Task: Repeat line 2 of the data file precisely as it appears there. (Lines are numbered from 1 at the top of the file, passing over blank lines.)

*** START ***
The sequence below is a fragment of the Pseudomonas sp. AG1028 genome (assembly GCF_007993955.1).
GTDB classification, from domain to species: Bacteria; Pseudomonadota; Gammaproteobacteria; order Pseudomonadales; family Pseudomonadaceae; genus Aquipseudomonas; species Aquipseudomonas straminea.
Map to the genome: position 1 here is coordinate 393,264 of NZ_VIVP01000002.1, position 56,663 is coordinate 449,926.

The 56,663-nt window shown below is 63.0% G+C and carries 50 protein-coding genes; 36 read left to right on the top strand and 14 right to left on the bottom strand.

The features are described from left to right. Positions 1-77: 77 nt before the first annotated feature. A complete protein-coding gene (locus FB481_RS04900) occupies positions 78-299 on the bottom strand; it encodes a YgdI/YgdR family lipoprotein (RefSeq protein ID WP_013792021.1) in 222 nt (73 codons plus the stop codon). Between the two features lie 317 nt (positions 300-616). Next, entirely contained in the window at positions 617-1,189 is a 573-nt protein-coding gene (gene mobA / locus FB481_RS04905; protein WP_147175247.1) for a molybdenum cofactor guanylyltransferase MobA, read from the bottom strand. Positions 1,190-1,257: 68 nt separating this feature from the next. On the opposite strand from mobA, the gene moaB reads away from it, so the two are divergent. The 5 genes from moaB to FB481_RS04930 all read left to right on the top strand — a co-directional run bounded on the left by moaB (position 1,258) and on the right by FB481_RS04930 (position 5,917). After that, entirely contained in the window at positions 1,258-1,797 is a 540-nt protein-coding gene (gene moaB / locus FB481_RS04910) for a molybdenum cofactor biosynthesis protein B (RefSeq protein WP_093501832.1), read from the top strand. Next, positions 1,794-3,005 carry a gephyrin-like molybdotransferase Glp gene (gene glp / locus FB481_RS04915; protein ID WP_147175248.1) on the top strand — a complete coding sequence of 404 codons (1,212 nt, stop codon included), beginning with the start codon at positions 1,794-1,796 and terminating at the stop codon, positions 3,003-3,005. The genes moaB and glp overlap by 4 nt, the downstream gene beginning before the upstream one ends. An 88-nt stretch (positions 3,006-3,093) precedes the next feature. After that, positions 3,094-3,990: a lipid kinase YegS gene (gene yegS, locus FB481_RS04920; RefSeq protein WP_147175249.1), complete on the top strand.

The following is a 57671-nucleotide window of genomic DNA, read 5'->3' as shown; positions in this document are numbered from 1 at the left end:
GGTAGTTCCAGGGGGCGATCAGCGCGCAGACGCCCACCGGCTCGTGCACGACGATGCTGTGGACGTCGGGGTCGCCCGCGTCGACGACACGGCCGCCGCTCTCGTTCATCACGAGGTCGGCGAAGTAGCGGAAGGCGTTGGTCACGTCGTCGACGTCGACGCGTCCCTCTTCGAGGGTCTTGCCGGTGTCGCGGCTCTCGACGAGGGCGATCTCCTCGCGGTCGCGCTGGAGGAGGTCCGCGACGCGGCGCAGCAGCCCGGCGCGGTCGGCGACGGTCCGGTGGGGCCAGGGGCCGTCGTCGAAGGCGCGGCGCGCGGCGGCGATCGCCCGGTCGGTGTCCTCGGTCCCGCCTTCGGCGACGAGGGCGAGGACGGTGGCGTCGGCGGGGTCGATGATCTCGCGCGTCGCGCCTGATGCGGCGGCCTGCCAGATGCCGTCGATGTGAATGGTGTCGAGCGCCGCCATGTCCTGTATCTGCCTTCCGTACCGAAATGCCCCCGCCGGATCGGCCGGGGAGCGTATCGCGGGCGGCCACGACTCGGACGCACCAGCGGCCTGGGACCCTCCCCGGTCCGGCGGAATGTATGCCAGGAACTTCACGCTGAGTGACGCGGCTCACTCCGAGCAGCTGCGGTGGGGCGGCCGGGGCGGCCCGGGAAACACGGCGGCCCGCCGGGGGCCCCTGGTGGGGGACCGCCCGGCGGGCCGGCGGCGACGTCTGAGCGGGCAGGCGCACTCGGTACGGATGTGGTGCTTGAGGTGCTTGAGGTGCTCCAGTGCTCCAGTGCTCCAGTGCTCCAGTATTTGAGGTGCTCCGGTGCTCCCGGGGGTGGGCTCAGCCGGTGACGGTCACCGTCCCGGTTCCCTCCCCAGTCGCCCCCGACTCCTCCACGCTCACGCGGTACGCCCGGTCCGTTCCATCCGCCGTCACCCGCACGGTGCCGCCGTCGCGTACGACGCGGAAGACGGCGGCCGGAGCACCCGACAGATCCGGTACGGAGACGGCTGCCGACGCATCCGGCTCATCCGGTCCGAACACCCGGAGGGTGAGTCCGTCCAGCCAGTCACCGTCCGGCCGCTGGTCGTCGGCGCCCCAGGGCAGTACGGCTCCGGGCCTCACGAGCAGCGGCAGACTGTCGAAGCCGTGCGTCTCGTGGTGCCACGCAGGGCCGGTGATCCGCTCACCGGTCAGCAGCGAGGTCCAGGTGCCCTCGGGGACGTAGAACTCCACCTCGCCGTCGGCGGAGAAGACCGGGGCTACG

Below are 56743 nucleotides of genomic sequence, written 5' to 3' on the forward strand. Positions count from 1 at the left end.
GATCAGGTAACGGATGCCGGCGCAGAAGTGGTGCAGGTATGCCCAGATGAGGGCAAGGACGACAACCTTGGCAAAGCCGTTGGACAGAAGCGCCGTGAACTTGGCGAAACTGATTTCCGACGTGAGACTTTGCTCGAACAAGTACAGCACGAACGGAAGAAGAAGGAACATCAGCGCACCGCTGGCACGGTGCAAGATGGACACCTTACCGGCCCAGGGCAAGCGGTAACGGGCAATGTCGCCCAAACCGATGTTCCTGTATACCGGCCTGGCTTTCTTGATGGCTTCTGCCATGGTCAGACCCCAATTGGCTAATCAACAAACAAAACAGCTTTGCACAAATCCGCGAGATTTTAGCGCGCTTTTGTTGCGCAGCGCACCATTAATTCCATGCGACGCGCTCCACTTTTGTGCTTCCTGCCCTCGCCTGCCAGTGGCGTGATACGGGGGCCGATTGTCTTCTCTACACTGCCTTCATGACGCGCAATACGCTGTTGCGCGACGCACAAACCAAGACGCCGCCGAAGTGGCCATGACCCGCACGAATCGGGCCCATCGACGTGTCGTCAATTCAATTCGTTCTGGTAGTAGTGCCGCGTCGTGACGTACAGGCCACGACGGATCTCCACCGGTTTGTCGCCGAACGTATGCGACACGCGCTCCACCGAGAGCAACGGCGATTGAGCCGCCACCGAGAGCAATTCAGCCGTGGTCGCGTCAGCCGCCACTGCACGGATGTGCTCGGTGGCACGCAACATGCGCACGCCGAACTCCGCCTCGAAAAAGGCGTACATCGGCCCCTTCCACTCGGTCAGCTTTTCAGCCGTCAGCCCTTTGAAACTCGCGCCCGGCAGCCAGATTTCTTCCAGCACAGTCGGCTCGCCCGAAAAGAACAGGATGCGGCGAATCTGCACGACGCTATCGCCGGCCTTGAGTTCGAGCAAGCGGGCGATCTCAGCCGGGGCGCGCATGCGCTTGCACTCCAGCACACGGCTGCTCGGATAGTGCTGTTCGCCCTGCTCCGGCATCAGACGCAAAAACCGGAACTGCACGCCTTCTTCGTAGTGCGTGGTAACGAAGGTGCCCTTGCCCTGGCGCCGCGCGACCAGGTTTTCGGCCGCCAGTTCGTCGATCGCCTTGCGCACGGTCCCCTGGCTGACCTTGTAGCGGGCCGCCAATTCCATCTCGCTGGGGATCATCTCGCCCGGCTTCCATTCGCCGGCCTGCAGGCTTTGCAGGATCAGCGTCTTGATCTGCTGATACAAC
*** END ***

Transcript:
GTDB classification, from domain to species: Bacteria; Pseudomonadota; Gammaproteobacteria; order Pseudomonadales; family Pseudomonadaceae; genus Aquipseudomonas; species Aquipseudomonas straminea.